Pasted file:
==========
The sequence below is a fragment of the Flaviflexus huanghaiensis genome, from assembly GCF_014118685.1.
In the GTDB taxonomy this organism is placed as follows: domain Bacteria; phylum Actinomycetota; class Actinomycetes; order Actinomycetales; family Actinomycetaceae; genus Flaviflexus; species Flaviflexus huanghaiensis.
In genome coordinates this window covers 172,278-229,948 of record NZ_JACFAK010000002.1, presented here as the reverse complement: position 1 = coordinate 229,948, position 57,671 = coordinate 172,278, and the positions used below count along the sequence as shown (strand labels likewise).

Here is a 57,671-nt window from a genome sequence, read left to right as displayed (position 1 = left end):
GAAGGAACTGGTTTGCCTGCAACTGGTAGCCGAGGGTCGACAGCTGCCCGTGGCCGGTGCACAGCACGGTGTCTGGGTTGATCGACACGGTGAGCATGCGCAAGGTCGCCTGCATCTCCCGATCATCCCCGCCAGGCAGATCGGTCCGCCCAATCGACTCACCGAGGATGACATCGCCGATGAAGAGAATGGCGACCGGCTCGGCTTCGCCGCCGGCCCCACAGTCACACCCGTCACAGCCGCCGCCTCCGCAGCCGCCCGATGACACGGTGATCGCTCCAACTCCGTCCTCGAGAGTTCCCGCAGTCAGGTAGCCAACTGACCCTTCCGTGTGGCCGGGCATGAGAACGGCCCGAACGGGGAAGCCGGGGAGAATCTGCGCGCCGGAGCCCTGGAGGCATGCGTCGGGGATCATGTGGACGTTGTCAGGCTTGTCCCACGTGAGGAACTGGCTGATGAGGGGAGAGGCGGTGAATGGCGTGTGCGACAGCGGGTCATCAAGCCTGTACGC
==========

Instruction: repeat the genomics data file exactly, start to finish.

The sequence below is a fragment of the Flaviflexus huanghaiensis genome, from assembly GCF_014118685.1.
In the GTDB taxonomy this organism is placed as follows: domain Bacteria; phylum Actinomycetota; class Actinomycetes; order Actinomycetales; family Actinomycetaceae; genus Flaviflexus; species Flaviflexus huanghaiensis.
In genome coordinates this window covers 172,278-229,948 of record NZ_JACFAK010000002.1, presented here as the reverse complement: position 1 = coordinate 229,948, position 57,671 = coordinate 172,278, and the positions used below count along the sequence as shown (strand labels likewise).

Here is a 57,671-nt window from a genome sequence, read left to right as displayed (position 1 = left end):
GAAGGAACTGGTTTGCCTGCAACTGGTAGCCGAGGGTCGACAGCTGCCCGTGGCCGGTGCACAGCACGGTGTCTGGGTTGATCGACACGGTGAGCATGCGCAAGGTCGCCTGCATCTCCCGATCATCCCCGCCAGGCAGATCGGTCCGCCCAATCGACTCACCGAGGATGACATCGCCGATGAAGAGAATGGCGACCGGCTCGGCTTCGCCGCCGGCCCCACAGTCACACCCGTCACAGCCGCCGCCTCCGCAGCCGCCCGATGACACGGTGATCGCTCCAACTCCGTCCTCGAGAGTTCCCGCAGTCAGGTAGCCAACTGACCCTTCCGTGTGGCCGGGCATGAGAACGGCCCGAACGGGGAAGCCGGGGAGAATCTGCGCGCCGGAGCCCTGGAGGCATGCGTCGGGGATCATGTGGACGTTGTCAGGCTTGTCCCACGTGAGGAACTGGCTGATGAGGGGAGAGGCGGTGAATGGCGTGTGCGACAGCGGGTCATCAAGCCTGTACGC